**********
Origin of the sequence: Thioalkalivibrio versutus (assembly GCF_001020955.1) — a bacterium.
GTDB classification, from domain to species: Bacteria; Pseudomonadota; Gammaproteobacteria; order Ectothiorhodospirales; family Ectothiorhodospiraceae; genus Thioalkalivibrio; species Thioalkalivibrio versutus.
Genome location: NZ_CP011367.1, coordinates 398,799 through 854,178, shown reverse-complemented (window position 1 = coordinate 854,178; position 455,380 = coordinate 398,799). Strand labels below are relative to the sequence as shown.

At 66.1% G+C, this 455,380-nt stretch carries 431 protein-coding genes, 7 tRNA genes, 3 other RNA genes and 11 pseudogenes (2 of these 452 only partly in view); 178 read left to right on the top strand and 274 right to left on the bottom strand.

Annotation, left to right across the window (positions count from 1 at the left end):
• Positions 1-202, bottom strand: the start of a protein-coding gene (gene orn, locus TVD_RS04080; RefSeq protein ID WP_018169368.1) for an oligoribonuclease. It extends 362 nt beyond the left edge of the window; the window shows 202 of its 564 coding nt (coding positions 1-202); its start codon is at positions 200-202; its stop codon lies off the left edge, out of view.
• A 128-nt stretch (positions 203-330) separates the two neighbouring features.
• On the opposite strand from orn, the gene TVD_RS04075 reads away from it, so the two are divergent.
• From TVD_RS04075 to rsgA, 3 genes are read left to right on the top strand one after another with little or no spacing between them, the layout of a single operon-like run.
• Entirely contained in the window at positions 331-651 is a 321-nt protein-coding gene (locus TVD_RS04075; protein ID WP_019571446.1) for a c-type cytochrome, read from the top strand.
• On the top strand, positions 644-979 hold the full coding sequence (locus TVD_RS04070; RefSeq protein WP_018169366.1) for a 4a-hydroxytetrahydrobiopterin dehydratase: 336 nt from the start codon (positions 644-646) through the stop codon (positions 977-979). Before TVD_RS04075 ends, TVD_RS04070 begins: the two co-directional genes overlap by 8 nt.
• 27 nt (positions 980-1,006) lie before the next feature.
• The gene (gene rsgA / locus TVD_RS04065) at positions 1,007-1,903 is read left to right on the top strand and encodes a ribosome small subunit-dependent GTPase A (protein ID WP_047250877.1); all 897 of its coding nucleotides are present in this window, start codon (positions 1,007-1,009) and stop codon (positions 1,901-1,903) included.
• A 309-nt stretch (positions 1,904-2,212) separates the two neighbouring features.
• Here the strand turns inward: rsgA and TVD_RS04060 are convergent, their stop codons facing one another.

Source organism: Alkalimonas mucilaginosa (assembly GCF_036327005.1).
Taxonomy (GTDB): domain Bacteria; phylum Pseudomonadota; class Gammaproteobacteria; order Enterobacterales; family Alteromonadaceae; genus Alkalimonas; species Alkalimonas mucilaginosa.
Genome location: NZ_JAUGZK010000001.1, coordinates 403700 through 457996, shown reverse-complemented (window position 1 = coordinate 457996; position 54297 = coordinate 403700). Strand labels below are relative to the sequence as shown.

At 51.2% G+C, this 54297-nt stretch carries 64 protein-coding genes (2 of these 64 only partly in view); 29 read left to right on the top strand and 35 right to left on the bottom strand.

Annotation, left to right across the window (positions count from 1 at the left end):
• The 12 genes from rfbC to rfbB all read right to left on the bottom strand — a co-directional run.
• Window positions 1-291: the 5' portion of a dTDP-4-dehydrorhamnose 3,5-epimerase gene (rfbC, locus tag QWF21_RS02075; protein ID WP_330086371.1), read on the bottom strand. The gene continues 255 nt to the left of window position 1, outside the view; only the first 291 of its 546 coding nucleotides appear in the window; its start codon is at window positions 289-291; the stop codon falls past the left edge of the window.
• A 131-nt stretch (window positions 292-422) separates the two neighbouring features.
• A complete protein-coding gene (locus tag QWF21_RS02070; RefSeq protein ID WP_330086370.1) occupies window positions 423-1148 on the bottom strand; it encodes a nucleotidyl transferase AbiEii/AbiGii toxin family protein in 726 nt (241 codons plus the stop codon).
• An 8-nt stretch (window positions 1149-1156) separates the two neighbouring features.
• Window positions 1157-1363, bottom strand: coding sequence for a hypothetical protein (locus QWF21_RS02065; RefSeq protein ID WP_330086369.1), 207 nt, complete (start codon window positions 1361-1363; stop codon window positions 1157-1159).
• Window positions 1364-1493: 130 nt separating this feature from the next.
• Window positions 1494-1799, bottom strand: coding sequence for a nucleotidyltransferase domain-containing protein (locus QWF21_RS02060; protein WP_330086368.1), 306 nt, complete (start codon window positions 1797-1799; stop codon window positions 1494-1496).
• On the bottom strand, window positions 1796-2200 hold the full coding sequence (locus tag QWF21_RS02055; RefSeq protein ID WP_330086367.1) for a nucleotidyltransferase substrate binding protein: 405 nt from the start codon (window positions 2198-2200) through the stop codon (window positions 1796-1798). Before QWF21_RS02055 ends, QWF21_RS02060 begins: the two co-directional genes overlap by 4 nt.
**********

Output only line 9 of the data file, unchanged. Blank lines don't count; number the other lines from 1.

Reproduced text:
• From TVD_RS04075 to rsgA, 3 genes are read left to right on the top strand one after another with little or no spacing between them, the layout of a single operon-like run.